Pre-Merger Notification Interpretation Guideline Number 11: Corporate Spin-Offs
June 20, 2011
This publication replaces the following Competition Bureau publication:
Enforcement Guidelines — Notifiable Transactions under Part IX of the Competition Act — Interpretation Guidelines, April 25, 2000
This Interpretation Guideline is issued by the Commissioner of Competition ("Commissioner"), who is responsible for the administration and enforcement of the Competition Act ("Act"). The purpose of this Guideline is to assist parties and their counsel in interpreting and applying the provisions of the Act relating to notifiable transactions. This Guideline sets out the general approach taken by the Competition Bureau ("Bureau") and supersedes all previous statements made by the Commissioner or other Bureau officials. This Guideline is not intended to be a binding statement of how discretion will be exercised in a particular situation and should not be taken as such, nor is it intended to substitute for the advice of legal counsel to the parties, or to restate the law. Guidance regarding a specific proposed transaction may be requested from the Merger Notification UnitFootnote 1.
Paragraph 113(a) of the Act provides an exemption from prenotification under Part IX of the Act in cases where all parties to a transaction are affiliates of each other. The definition of affiliates for purposes of the Act is found in subsection 2(2) of the Act.
A spin‑off is a form of corporate reorganization that results in a subsidiary or division of a corporation becoming an independent company. In a spin‑off, the parent corporation transfers part of its assets to the new independent, while the shares of the independent are distributed to the shareholders of the parent without surrender by them of any stock in the parent.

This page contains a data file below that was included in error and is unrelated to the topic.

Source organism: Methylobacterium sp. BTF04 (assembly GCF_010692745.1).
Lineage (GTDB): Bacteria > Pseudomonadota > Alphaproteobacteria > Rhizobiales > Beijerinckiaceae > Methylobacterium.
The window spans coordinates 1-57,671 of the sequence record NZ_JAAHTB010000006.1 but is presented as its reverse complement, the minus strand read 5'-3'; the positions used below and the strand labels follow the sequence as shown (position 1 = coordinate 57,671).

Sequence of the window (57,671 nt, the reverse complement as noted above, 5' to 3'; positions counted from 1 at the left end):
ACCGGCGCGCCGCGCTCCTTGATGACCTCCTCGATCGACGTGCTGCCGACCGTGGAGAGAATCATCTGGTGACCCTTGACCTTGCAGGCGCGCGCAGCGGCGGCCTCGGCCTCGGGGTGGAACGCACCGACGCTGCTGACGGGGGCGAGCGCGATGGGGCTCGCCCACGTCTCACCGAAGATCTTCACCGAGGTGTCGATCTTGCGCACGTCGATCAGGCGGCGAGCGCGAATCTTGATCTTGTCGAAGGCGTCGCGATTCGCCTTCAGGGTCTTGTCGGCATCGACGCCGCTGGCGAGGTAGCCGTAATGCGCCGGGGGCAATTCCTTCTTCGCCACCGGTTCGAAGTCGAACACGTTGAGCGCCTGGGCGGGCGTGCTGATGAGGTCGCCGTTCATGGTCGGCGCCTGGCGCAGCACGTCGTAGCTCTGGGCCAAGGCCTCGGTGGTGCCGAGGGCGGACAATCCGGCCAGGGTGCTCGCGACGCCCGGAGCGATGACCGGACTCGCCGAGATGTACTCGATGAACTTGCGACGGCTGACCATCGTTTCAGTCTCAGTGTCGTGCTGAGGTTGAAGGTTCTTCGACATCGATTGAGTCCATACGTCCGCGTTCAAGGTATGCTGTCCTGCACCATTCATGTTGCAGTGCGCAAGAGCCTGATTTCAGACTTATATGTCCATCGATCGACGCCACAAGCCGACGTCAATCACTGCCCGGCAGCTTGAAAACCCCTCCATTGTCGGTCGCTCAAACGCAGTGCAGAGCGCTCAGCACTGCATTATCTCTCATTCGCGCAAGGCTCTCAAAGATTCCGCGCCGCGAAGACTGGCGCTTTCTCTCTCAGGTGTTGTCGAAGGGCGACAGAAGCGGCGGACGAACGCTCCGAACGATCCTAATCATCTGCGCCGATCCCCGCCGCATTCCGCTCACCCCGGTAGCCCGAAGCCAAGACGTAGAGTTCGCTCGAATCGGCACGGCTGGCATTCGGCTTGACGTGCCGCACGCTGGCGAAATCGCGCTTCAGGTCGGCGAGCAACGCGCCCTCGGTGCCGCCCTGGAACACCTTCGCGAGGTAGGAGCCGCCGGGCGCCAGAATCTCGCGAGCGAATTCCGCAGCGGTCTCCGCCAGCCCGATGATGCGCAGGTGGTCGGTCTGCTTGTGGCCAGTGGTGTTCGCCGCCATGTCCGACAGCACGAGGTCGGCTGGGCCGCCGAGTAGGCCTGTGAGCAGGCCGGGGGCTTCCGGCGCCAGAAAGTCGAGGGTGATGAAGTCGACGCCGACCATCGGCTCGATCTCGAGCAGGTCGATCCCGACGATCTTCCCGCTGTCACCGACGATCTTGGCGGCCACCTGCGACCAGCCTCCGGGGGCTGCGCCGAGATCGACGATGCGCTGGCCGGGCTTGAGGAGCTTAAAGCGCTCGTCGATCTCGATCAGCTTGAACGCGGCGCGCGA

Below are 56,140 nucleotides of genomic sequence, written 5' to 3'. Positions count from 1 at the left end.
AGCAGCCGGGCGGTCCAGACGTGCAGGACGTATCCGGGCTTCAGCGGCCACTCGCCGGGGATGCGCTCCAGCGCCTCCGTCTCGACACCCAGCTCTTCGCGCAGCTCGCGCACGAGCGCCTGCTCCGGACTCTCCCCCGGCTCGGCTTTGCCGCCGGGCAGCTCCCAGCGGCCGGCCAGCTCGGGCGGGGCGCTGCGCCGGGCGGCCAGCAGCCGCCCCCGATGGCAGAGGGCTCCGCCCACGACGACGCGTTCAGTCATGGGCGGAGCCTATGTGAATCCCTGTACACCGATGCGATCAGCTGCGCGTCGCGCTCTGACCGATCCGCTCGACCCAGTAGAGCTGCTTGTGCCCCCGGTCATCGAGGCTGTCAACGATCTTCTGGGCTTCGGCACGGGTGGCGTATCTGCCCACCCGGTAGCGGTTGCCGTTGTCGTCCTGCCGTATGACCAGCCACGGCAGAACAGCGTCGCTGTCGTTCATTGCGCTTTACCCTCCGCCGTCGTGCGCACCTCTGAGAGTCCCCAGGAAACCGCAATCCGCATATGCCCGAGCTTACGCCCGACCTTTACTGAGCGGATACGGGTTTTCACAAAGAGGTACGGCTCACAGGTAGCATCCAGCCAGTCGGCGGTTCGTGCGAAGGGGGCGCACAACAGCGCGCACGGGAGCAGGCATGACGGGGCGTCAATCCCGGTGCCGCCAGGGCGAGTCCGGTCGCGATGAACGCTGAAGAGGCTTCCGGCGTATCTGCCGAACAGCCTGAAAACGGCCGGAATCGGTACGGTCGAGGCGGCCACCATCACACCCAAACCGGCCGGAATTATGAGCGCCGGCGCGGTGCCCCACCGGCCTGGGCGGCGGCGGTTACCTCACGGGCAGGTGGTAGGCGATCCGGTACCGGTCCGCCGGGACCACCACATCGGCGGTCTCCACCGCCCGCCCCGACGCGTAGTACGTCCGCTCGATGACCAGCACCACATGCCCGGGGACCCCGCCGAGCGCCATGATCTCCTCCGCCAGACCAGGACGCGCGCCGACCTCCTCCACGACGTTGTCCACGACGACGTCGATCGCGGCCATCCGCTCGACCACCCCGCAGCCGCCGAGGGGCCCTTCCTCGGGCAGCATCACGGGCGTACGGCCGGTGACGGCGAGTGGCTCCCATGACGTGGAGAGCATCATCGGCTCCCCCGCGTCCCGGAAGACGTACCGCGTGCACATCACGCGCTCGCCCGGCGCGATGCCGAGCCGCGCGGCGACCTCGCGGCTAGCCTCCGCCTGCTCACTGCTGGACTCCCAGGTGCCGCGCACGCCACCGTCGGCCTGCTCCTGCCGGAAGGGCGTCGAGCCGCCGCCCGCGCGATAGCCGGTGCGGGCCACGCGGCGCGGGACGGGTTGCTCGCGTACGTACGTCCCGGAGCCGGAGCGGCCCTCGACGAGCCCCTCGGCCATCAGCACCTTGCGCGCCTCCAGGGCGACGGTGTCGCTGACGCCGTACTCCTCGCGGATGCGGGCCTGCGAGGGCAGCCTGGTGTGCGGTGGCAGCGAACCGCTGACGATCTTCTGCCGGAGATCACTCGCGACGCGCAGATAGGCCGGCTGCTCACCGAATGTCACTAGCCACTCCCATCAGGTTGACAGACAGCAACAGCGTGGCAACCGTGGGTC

Corporate spin‑offs may be treated as acquisitions of assets by the new corporate entity or acquisitions of shares of the new corporate entity and may be subject to prenotification if the party‑size and transaction‑size thresholds are exceeded, unless the affiliates exemption under paragraph 113(a) of the Act applies.
A corporation (Acorp) is a publicly traded corporation. Bcorp is the major controlling shareholder, holding 51 percent of the shares of Acorp. Ccorp is a minority shareholder with 25 percent. Acorp decides to spin off one of its divisions. For that purpose, Acorp incorporates a new, wholly‑owned subsidiary, Dcorp, and transfers all of the assets of the division, valued at $40 million in the audited financial statements of Acorp, to Dcorp in exchange for shares of Dcorp. Acorp intends to distribute the shares of Dcorp to Acorp's shareholders in equal proportions to the shares they hold in Acorp and to list the shares of Dcorp on a recognized stock exchange in Canada. After the reorganization, Bcorp will hold 51 percent of the shares of both Acorp and Dcorp. Accordingly, Bcorp's acquisition of shares in Dcorp will be exempt under paragraph 113(a) of the Act because Bcorp and Dcorp are affiliates. Similarly, Dcorp's acquisition of Acorp's assets will be exempt. However, Ccorp is not affiliated with Dcorp. If Ccorp and Dcorp (together with its affiliates, Acorp and Bcorp) meet the party‑size threshold under section 109 of the Act and given that Dcorp meets the transaction‑size threshold under subparagraph 110(3)(a)(i) of the Act, Ccorp will be required to give notice of its acquisition of a 25 percent interest in the shares of Dcorp.
A corporation (Acorp) is a widely‑held corporation traded on a stock exchange, with no one shareholder holding more than 10 percent of the outstanding shares. Acorp decides to spin off one of its divisions. For that purpose, a new corporation, Bcorp, is established. A person that is unrelated to Acorp or its shareholders initially owns Bcorp. Acorp transfers all of the assets of the division to Bcorp in exchange for substantially all of the outstanding shares of Bcorp. Acorp intends to distribute the shares of Bcorp to its shareholders in equal proportions to the shares they hold in Acorp and to list the shares of Bcorp on a recognized stock exchange in Canada. At the outset, because Acorp does not control Bcorp and they are not under common control, the exemption for affiliates under paragraph 113(a) of the Act does not apply. Accordingly, the transfer of assets from Acorp to Bcorp may be notifiable under subsection 110(2) of the Act. However, the acquisition of shares of Bcorp by the shareholders of Acorp would not be notifiable because none of the shareholders will exceed the 20 percent threshold for publicly traded voting shares under subparagraph 110(3)(b)(i) of the Act.
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